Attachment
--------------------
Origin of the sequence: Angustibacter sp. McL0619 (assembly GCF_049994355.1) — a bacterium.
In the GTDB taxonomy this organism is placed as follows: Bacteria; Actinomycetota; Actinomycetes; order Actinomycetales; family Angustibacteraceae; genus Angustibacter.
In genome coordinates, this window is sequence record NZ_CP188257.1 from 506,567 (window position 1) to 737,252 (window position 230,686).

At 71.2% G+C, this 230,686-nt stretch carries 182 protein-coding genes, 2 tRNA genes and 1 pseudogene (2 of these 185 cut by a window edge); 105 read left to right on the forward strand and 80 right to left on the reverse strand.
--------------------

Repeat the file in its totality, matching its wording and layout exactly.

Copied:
Origin of the sequence: Angustibacter sp. McL0619 (assembly GCF_049994355.1) — a bacterium.
In the GTDB taxonomy this organism is placed as follows: Bacteria; Actinomycetota; Actinomycetes; order Actinomycetales; family Angustibacteraceae; genus Angustibacter.
In genome coordinates, this window is sequence record NZ_CP188257.1 from 506,567 (window position 1) to 737,252 (window position 230,686).

At 71.2% G+C, this 230,686-nt stretch carries 182 protein-coding genes, 2 tRNA genes and 1 pseudogene (2 of these 185 cut by a window edge); 105 read left to right on the forward strand and 80 right to left on the reverse strand.